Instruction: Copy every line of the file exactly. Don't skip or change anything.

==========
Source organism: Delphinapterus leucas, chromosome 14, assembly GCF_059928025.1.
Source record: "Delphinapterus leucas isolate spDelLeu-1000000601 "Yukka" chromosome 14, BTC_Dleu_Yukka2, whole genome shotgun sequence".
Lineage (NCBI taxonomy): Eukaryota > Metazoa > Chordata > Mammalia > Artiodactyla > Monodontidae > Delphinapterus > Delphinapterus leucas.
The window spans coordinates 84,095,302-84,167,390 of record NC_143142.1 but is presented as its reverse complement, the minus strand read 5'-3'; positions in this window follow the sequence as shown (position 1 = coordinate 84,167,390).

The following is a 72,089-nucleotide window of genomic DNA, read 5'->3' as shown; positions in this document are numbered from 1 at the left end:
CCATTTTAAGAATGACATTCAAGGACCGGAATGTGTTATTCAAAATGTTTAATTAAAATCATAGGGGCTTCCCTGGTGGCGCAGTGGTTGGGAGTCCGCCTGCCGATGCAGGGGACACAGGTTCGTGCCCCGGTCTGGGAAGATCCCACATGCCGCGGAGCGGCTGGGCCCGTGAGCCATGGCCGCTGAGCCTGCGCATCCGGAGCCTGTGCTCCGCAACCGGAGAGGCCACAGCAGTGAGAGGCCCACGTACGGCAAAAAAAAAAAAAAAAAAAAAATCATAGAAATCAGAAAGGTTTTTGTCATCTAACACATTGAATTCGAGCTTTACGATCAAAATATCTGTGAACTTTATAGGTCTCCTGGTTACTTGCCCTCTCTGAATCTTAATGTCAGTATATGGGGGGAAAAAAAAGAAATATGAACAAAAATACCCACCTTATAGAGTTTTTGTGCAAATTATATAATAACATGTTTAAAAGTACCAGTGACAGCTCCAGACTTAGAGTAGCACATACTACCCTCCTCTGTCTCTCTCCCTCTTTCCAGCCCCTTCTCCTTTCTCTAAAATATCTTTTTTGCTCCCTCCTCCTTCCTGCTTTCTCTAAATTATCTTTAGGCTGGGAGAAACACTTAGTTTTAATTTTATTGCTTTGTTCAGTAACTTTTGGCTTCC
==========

Source organism: Delphinapterus leucas, chromosome 14, assembly GCF_059928025.1.
Source record: "Delphinapterus leucas isolate spDelLeu-1000000601 "Yukka" chromosome 14, BTC_Dleu_Yukka2, whole genome shotgun sequence".
Lineage (NCBI taxonomy): Eukaryota > Metazoa > Chordata > Mammalia > Artiodactyla > Monodontidae > Delphinapterus > Delphinapterus leucas.
The window spans coordinates 84,095,302-84,167,390 of record NC_143142.1 but is presented as its reverse complement, the minus strand read 5'-3'; positions in this window follow the sequence as shown (position 1 = coordinate 84,167,390).

The following is a 72,089-nucleotide window of genomic DNA, read 5'->3' as shown; positions in this document are numbered from 1 at the left end:
CCATTTTAAGAATGACATTCAAGGACCGGAATGTGTTATTCAAAATGTTTAATTAAAATCATAGGGGCTTCCCTGGTGGCGCAGTGGTTGGGAGTCCGCCTGCCGATGCAGGGGACACAGGTTCGTGCCCCGGTCTGGGAAGATCCCACATGCCGCGGAGCGGCTGGGCCCGTGAGCCATGGCCGCTGAGCCTGCGCATCCGGAGCCTGTGCTCCGCAACCGGAGAGGCCACAGCAGTGAGAGGCCCACGTACGGCAAAAAAAAAAAAAAAAAAAAAATCATAGAAATCAGAAAGGTTTTTGTCATCTAACACATTGAATTCGAGCTTTACGATCAAAATATCTGTGAACTTTATAGGTCTCCTGGTTACTTGCCCTCTCTGAATCTTAATGTCAGTATATGGGGGGAAAAAAAAGAAATATGAACAAAAATACCCACCTTATAGAGTTTTTGTGCAAATTATATAATAACATGTTTAAAAGTACCAGTGACAGCTCCAGACTTAGAGTAGCACATACTACCCTCCTCTGTCTCTCTCCCTCTTTCCAGCCCCTTCTCCTTTCTCTAAAATATCTTTTTTGCTCCCTCCTCCTTCCTGCTTTCTCTAAATTATCTTTAGGCTGGGAGAAACACTTAGTTTTAATTTTATTGCTTTGTTCAGTAACTTTTGGCTTCC